Small rural school districts, including Mineral Point, will receive a sparsity aid payment of $300 per student for the 2015-16 school year that can be used to support school district programs.
“The necessity of providing quality instructional and educational services to small numbers of students presents a fiscal challenge to our rural school districts,” said State Superintendent Tony Evers. “This aid supports these schools, which are so often the backbone of their community.”
Most of the 137 districts that are eligible for aid for the 2015-16 school year also received sparsity aid last year. Six public school districts gained eligibility based on 2014-15 enrollment of no more than 725 students and fewer than 10 students per square mile. New sparsity aid districts for 2015-16 are Barneveld, Elkhart Lake Glenbeulah, Erin, Mineral Point, Oakfield, and Stockbridge. Two districts lost eligibility for aid that they received last year: Crivitz and Spring Valley.
Sparsity aid, originally created as part of the 2007-09 budget, was a recommendation of the State Superintendent’s Rural Schools Advisory Council. In each of the previous years, the budgeted appropriation was less than eligibility so districts received a prorated per pupil payment. The 2015-17 budget provided $17.32 million per year for sparsity aid, which fully funds the program for the 2015-16 school year at $300 per student. The state superintendent requested full funding for sparsity aid in his proposed 2015-17 education budget. Both the governor and Legislature kept that request in the final budget.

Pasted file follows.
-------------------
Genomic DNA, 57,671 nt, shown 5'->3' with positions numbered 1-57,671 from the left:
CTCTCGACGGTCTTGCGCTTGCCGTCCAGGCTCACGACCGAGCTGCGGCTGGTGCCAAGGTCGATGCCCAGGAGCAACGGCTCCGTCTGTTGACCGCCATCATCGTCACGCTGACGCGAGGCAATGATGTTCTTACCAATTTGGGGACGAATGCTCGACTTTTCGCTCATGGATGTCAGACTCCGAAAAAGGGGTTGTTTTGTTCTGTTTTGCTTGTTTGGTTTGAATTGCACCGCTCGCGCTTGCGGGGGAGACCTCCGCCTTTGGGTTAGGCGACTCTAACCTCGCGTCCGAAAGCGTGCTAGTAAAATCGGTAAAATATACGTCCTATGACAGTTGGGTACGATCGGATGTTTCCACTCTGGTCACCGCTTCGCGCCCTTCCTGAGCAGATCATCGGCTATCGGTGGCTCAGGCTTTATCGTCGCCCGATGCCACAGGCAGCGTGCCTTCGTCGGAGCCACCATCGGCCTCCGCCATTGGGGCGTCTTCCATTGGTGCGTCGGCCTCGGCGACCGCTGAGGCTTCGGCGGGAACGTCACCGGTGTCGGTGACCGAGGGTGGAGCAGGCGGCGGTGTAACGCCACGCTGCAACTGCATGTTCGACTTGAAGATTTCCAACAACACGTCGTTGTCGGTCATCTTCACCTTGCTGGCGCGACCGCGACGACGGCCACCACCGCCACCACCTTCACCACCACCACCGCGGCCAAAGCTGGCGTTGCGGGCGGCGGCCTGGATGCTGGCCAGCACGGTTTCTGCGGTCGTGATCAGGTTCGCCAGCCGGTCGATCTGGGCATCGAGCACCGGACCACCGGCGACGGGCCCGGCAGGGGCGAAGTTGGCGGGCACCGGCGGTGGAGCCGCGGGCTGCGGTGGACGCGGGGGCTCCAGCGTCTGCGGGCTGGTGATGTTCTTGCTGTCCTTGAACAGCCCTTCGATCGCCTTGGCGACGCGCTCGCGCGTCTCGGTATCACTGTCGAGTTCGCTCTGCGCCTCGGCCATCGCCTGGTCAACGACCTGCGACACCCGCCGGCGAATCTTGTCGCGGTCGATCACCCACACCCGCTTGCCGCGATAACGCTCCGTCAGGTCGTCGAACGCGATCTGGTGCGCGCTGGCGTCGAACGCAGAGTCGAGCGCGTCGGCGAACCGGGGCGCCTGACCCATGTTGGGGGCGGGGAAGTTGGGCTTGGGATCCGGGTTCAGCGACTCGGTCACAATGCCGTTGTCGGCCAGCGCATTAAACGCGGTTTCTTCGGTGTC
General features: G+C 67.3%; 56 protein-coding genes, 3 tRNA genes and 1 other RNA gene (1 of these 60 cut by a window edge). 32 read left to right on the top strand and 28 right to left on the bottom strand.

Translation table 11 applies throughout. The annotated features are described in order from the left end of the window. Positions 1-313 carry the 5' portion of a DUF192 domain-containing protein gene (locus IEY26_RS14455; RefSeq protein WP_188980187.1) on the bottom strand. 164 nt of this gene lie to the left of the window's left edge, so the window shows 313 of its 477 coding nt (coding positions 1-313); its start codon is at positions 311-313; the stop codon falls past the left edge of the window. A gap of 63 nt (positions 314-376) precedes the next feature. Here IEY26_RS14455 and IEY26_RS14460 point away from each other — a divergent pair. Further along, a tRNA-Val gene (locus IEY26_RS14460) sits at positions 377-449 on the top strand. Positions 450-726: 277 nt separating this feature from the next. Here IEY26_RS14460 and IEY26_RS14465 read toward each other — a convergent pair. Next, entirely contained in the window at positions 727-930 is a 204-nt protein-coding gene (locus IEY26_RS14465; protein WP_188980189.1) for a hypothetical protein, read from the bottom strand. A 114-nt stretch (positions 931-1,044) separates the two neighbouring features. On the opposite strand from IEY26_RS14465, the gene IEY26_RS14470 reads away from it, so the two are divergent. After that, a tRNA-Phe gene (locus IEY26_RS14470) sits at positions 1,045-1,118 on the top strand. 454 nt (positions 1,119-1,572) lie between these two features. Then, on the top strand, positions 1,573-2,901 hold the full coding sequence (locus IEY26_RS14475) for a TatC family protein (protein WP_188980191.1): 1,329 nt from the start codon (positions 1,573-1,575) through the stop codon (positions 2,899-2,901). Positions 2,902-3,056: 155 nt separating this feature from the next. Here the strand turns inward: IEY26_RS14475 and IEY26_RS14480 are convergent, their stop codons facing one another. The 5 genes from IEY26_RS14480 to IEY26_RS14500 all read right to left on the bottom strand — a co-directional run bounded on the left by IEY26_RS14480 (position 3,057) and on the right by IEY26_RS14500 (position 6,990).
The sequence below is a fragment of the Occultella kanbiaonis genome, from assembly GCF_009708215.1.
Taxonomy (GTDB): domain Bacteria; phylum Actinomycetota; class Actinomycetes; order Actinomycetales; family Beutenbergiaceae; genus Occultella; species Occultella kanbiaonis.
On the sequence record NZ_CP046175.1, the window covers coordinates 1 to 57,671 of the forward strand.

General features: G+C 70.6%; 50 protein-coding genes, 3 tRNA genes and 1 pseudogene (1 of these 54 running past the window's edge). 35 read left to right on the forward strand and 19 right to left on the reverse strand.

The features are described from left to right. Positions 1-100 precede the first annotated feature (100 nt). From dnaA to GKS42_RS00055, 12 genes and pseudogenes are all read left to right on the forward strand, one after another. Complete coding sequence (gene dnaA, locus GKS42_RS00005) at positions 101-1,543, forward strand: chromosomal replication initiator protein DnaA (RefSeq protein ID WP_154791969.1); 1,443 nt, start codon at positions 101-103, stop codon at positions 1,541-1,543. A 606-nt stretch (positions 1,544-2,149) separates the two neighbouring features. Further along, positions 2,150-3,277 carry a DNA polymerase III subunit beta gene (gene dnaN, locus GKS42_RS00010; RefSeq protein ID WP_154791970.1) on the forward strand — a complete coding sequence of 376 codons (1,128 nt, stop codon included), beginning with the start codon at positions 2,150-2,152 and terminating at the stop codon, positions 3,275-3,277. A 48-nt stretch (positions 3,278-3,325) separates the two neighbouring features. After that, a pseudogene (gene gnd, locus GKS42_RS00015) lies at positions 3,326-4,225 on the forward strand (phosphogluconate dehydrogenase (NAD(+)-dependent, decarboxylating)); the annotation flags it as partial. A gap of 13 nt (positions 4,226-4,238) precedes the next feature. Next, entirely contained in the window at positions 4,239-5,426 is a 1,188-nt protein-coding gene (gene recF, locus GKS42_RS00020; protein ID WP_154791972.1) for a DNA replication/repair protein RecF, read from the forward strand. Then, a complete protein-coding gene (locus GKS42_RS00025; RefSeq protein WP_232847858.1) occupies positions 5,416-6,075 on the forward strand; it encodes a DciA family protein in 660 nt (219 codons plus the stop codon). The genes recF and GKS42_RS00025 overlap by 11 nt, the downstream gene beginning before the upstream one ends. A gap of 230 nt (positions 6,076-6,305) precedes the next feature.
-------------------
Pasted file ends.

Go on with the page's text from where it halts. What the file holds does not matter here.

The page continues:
“The Mineral Point School District received $216,300 in state aid to support rural districts with high per pupil costs due to low enrollment,” said Mineral Point Superintendent Luke Francois. “This aid assists greatly with fixed costs such as transportation, insurance, and utilities that increase every year without similar increases in overall state aid. The district just qualified for sparsity aid for the first time as the student population dropped to 721 (under the 725 threshold).”
“I am pleased that the Legislature and governor have targeted fiscal relief to rural Wisconsin schools,” Evers noted. “Fully funding sparsity aid is an important first step toward keeping these communities strong. I continue to work with my Rural Schools Advisory Council to seek out interested partners throughout Wisconsin and to pursue ways that we can help support our rural schools and the communities they serve.”
“The district would prefer increasing enrollment, however, five more students is financially problematic,” added Francois. “An enrollment number of 726 students gains the district $10,000 in new revenue per student (or $50,000) but costs the district over $200,000 in sparsity aid. Being on the enrollment bubble of 725 makes it very difficult to budget from year to year not knowing if schools will or will not have an additional $200,000 sparsity aid.”
The Department of Public Instruction calculated 2015-16 school year sparsity aid using 2014-15 membership of 57,728 students in the 137 eligible districts. Student enrollment in these schools represents roughly 6.8 percent of total public school enrollment. Sparsity aid will be paid on the third Monday in September to each district’s general fund.